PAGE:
Latest News

First evidence of deep-sea animals ingesting microplastics

A team of scientists led by the University of Oxford has discovered the first evidence of microplastics being ingested by deep-sea animals. Microplastics (under 5mm in length) are roughly the same size as ‘marine snow’ – the shower of organic material that falls from upper waters to the deep ocean that many deep-sea creatures feed on. Microfibres, which can enter the sea via the washing of synthetic fabric clothing, were found inside hermit crab, squat lobster, sea pen (coral) and a sea cucumber from depths of 300m-1800m in the mid-Atlantic and south-west Indian Oceans.

Spider silk: nature's bio-superlens

Scientists at Bangor and Oxford universities have achieved a world first: using spider-silk as a superlens to increase the microscope's potential.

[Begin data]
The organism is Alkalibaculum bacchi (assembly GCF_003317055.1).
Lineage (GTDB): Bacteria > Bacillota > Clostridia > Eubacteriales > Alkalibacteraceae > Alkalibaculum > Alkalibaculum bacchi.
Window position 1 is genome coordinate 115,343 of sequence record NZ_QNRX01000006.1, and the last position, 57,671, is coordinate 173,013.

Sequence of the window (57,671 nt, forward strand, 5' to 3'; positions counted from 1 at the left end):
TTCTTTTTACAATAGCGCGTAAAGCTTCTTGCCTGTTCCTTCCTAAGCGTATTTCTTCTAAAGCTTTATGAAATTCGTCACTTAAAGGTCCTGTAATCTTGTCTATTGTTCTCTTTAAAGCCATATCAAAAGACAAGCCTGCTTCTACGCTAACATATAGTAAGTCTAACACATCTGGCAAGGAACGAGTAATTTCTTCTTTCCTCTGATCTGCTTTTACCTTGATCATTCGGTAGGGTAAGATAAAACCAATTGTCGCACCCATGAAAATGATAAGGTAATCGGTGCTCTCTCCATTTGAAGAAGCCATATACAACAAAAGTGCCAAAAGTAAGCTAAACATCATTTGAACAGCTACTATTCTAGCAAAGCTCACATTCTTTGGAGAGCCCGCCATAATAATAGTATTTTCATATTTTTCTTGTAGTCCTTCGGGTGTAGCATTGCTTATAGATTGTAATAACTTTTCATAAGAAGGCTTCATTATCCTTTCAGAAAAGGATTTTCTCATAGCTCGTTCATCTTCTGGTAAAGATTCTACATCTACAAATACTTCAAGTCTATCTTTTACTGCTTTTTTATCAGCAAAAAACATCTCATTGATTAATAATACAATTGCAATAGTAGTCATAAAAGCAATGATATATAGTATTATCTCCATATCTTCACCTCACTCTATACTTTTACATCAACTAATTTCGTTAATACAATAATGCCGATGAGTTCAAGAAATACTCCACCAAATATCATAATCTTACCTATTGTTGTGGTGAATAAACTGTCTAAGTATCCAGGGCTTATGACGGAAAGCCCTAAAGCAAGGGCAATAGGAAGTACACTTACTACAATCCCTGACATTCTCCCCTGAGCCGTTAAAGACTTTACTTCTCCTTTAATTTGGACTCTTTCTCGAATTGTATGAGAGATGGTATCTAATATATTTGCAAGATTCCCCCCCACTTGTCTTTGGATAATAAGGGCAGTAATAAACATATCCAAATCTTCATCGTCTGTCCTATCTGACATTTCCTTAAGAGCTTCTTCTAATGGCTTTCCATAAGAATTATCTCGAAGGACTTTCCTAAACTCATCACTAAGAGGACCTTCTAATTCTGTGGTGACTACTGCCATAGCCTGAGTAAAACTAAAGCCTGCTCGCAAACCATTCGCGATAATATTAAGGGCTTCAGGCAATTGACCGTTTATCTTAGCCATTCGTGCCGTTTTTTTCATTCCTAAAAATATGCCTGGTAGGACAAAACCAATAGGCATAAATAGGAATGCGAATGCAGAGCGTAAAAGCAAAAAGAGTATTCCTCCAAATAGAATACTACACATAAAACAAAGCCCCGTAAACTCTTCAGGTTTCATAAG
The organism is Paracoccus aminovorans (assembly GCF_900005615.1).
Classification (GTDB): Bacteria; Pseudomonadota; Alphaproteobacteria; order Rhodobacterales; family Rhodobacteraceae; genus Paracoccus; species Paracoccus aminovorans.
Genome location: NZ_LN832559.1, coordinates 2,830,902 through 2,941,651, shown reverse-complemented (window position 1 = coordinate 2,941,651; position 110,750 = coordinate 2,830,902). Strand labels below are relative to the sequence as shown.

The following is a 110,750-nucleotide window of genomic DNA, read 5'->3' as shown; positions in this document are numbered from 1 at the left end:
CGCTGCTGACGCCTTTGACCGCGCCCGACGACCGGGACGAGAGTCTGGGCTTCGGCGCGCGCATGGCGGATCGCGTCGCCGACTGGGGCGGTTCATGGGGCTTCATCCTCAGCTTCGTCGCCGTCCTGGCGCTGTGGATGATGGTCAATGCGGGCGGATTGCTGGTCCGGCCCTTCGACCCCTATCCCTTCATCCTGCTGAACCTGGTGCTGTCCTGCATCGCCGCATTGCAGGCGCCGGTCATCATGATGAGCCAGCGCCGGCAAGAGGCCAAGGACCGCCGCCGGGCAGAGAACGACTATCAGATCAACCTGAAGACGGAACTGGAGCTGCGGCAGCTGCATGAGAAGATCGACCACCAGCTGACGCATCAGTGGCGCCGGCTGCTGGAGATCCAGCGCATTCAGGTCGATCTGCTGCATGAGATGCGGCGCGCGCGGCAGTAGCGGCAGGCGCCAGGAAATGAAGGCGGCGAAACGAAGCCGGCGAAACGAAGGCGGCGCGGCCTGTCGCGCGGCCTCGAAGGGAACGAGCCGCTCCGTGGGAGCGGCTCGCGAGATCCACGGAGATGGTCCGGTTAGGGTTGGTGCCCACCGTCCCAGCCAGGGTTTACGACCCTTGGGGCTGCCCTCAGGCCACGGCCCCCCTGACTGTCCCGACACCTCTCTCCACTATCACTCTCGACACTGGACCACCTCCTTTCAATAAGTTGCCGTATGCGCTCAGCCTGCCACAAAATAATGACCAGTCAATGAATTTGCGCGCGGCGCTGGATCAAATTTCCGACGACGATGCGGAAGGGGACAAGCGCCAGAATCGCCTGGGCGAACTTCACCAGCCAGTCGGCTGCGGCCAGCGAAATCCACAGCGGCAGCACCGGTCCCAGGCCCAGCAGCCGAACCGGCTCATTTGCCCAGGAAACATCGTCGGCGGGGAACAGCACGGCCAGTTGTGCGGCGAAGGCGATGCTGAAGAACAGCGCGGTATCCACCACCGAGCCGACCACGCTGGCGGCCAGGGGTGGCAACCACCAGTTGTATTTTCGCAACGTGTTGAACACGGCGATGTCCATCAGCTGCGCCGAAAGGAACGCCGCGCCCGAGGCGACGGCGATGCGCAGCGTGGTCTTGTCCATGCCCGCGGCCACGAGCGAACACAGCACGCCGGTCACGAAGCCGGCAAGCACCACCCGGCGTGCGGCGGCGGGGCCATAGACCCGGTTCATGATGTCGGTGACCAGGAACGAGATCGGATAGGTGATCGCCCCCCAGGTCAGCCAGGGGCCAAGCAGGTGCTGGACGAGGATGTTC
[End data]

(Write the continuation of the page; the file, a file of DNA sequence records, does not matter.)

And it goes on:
Read more

First test of oral rabies vaccine brings hope to the world’s rarest canid

Research published this week in the journal Vaccine reports field trials of the oral vaccine SAG2 in Ethiopian wolves, Africa’s most threatened carnivore and the world’s rarest canid.

Read more

Butterfly Communities Under Threat

In a paper published in Science this week, Jeremy Thomas documents how butterfly populations are declining worldwide, as a result of habitat loss and degradation.

Read the article:

HIV global spread

The study aimed to map the global spread of HIV-1 subtype B, the viral type that was the most prevalent in the Western World. We show that North America was constantly providing viral flows to the rest of the world, while Europe was passively receiving. Western and Eastern Europe had a clear segregation.

The study is published in MEEGID: